Slowing down for Black History Month Florence 2019

Fourth edition takes an “adagio” approach

Mary Gray
January 31, 2019 - 11:51
 Adagio is an Italian word even total language novices might recognize. Musicians, especially, or anyone who’s maneuvered a car through a particularly cramped garage entrance. A piano player sees the word and knows a piece is to be performed in slow time; a driver spots an adagio admonition and takes care, theoretically, to go easy on the entry-exit, to turn corners with caution.


This idea of treading lightly and thoughtfully is what inspired the Adagio theme at the fourth edition of Black History Month Florence (frequently shortened to BHMF, the moniker of its registered cultural association.) Building on the nearly 100-year legacy of counterpart celebrations in the United States, but expanding their scope beyond African-American history, the event series will spotlight Afro-descendent cultures in Italy and beyond through March 3.


Director and co-founder of the initiative Justin Randolph Thompson is well-schooled in the mechanics of putting together a program. Still, the thematic approach this year is a new one for the team. “Figuring out how to {concisely} frame an initiative that’s this broad and multifaceted”—one that seeks to place blackness in a global context, but strip it of a singular narrative—is “complex,” to say the least, he told TF. But that very complexity is what organizers hope audiences will take time to sit with during the 60-odd lectures, exhibitions, workshops, tours, concerts and cinema screenings. Hence, adagio.

Calling for nuance in our era of echo chambers and online shouting factories, BHMF, Thompson explained, aims to take more of a proactive than a reactive approach. For former municipal councillor Pape Diaw, a frequent spokesperson for Florence’s Senegalese community, the initiative’s mission of using “culture to foster understanding” picks up where a little-discussed gathering of black literati left off in Rome. In March 1959, the pan-African quarterly journal Présence Africaine hosted the Second Congress of Negro Writers and Artists in the Eternal City, a follow-up to an inaugural edition held in Paris three years prior. (Among the guest speakers was the first president of Guinea, Ahmed Sékou Touré; behind the event’s promotional poster was a little artist called Pablo Picasso). For decades after an event of such magnitude, “there was nothing else like it {in Italy},” according to Diaw, and BHMF is closing that gap.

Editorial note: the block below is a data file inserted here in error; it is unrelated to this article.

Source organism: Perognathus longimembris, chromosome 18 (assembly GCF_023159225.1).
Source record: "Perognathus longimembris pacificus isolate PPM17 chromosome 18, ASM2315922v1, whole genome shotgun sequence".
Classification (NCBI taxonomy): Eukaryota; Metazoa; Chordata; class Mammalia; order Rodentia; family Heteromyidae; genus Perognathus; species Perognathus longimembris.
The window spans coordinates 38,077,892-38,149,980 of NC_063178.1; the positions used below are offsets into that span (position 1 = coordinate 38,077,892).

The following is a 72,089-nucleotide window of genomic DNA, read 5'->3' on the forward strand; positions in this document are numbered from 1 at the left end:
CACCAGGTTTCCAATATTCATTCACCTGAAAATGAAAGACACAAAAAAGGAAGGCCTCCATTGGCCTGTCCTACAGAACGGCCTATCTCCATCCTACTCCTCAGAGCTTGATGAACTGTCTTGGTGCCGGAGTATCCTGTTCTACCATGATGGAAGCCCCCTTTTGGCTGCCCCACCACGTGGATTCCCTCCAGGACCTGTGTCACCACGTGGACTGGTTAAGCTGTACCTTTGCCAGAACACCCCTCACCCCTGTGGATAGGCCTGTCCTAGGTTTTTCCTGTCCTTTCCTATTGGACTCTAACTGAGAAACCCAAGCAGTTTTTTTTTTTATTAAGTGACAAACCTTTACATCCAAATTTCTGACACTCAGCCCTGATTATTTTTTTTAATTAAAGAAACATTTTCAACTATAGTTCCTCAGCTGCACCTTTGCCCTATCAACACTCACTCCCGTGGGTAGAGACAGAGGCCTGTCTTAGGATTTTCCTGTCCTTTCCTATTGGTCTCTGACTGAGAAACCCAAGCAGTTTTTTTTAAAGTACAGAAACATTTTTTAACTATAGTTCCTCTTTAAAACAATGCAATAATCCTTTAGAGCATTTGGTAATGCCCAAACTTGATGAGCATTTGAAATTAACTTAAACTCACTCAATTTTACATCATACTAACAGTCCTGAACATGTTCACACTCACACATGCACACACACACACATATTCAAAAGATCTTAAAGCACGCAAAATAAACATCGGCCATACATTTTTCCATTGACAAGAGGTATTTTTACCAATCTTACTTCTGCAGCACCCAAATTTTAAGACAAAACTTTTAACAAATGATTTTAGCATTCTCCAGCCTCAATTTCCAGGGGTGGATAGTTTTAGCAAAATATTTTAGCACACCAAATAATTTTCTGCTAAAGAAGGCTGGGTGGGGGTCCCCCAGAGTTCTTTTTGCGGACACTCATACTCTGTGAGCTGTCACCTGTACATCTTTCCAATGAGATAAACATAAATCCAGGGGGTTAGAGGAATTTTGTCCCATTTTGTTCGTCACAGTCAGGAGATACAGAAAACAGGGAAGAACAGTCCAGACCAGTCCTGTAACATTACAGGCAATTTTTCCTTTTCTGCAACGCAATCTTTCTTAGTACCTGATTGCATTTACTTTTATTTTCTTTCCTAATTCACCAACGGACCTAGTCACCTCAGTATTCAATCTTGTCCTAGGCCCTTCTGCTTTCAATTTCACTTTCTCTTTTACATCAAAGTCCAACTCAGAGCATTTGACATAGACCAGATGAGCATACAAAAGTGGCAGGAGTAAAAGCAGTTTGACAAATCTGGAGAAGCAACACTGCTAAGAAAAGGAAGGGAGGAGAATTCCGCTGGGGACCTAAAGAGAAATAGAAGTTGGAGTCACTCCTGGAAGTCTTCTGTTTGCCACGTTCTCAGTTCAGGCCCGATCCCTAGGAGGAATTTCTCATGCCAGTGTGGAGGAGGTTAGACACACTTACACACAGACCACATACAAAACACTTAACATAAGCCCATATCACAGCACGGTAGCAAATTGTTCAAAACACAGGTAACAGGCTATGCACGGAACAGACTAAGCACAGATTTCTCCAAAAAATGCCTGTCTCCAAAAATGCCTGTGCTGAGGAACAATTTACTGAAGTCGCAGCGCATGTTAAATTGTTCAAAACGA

Nearly 60 years later, Diaw, who will co-lead a conference on colonial and postcolonial cinema at Le Murate on February 13, is among the many thinkers, leaders, artists and scholars sharing their expertise. He’s hardly the only testifier to BHMF’s cultural weight: Dr. Angelica Pesarini, a faculty member in the social and cultural analysis department of New York University Florence, called it a “pivotal event in Italy.”


Pesarini, who teaches a course called Black Italia, is interested in BHMF not just as a Florentine initiative, but as one thread in the Italy-Africa narrative. BHMF “reminds us that Italy isn’t a ‘white country,’ despite many people’s beliefs, starting with our current government,” she wrote in an email to TF. “Italy has very ancient ties to Africa and all the events going on during BHMF highlight the importance of such connections.”



Work by Tesfaye Urgessa, whose exhibition "Beyond" is currently running in the Andito degli Angiolini of Palazzo Pitti. Urgessa will give a BHMF artist's talk in the Sala del Fiorino at Palazzo Pitti on February 2.


BHMF itself is an apolitical entity, but divorcing it from larger local and national issues deprives us of fully embracing the Adagio attitude it promotes. In light of myriad 2018 events in Italy—from the mass shooting in Macerata to the murder of Idy Diene in Florence—Pesarini will explore the nexus of race, gender and migration in the current political discourse in a lecture at the British Institute’s Harold Acton Library on February 20.